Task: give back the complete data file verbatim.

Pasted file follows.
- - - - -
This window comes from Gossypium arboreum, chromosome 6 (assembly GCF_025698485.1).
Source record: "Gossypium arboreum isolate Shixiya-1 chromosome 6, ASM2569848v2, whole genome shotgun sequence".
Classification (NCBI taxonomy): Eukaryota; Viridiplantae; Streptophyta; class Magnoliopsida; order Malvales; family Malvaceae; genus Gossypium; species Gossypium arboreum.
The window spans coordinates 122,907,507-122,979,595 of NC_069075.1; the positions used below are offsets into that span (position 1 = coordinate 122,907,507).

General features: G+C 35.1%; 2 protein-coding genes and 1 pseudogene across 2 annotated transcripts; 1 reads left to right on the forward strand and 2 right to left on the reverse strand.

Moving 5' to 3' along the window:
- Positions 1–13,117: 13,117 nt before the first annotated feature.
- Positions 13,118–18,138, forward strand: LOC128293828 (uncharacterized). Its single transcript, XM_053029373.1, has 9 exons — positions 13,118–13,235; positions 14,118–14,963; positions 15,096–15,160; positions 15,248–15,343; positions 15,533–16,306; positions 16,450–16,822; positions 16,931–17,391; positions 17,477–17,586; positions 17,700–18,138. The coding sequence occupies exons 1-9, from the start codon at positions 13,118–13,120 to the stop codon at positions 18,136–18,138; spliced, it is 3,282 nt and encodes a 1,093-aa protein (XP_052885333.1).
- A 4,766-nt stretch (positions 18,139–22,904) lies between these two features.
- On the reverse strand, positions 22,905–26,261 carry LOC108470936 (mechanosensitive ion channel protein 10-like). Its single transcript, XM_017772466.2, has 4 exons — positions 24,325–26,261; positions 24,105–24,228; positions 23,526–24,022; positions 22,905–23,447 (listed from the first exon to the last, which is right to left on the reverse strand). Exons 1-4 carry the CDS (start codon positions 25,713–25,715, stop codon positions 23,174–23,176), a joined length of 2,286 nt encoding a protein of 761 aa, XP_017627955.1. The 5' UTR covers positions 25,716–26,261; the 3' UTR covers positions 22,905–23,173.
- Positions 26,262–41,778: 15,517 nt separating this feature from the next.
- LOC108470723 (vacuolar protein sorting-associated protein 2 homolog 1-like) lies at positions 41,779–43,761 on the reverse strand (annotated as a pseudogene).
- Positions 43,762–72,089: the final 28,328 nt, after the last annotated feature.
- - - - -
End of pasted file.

This window comes from Gossypium arboreum, chromosome 6 (assembly GCF_025698485.1).
Source record: "Gossypium arboreum isolate Shixiya-1 chromosome 6, ASM2569848v2, whole genome shotgun sequence".
Classification (NCBI taxonomy): Eukaryota; Viridiplantae; Streptophyta; class Magnoliopsida; order Malvales; family Malvaceae; genus Gossypium; species Gossypium arboreum.
The window spans coordinates 122,907,507-122,979,595 of NC_069075.1; the positions used below are offsets into that span (position 1 = coordinate 122,907,507).

General features: G+C 35.1%; 2 protein-coding genes and 1 pseudogene across 2 annotated transcripts; 1 reads left to right on the forward strand and 2 right to left on the reverse strand.

Moving 5' to 3' along the window:
- Positions 1–13,117: 13,117 nt before the first annotated feature.
- Positions 13,118–18,138, forward strand: LOC128293828 (uncharacterized). Its single transcript, XM_053029373.1, has 9 exons — positions 13,118–13,235; positions 14,118–14,963; positions 15,096–15,160; positions 15,248–15,343; positions 15,533–16,306; positions 16,450–16,822; positions 16,931–17,391; positions 17,477–17,586; positions 17,700–18,138. The coding sequence occupies exons 1-9, from the start codon at positions 13,118–13,120 to the stop codon at positions 18,136–18,138; spliced, it is 3,282 nt and encodes a 1,093-aa protein (XP_052885333.1).
- A 4,766-nt stretch (positions 18,139–22,904) lies between these two features.
- On the reverse strand, positions 22,905–26,261 carry LOC108470936 (mechanosensitive ion channel protein 10-like). Its single transcript, XM_017772466.2, has 4 exons — positions 24,325–26,261; positions 24,105–24,228; positions 23,526–24,022; positions 22,905–23,447 (listed from the first exon to the last, which is right to left on the reverse strand). Exons 1-4 carry the CDS (start codon positions 25,713–25,715, stop codon positions 23,174–23,176), a joined length of 2,286 nt encoding a protein of 761 aa, XP_017627955.1. The 5' UTR covers positions 25,716–26,261; the 3' UTR covers positions 22,905–23,173.
- Positions 26,262–41,778: 15,517 nt separating this feature from the next.
- LOC108470723 (vacuolar protein sorting-associated protein 2 homolog 1-like) lies at positions 41,779–43,761 on the reverse strand (annotated as a pseudogene).
- Positions 43,762–72,089: the final 28,328 nt, after the last annotated feature.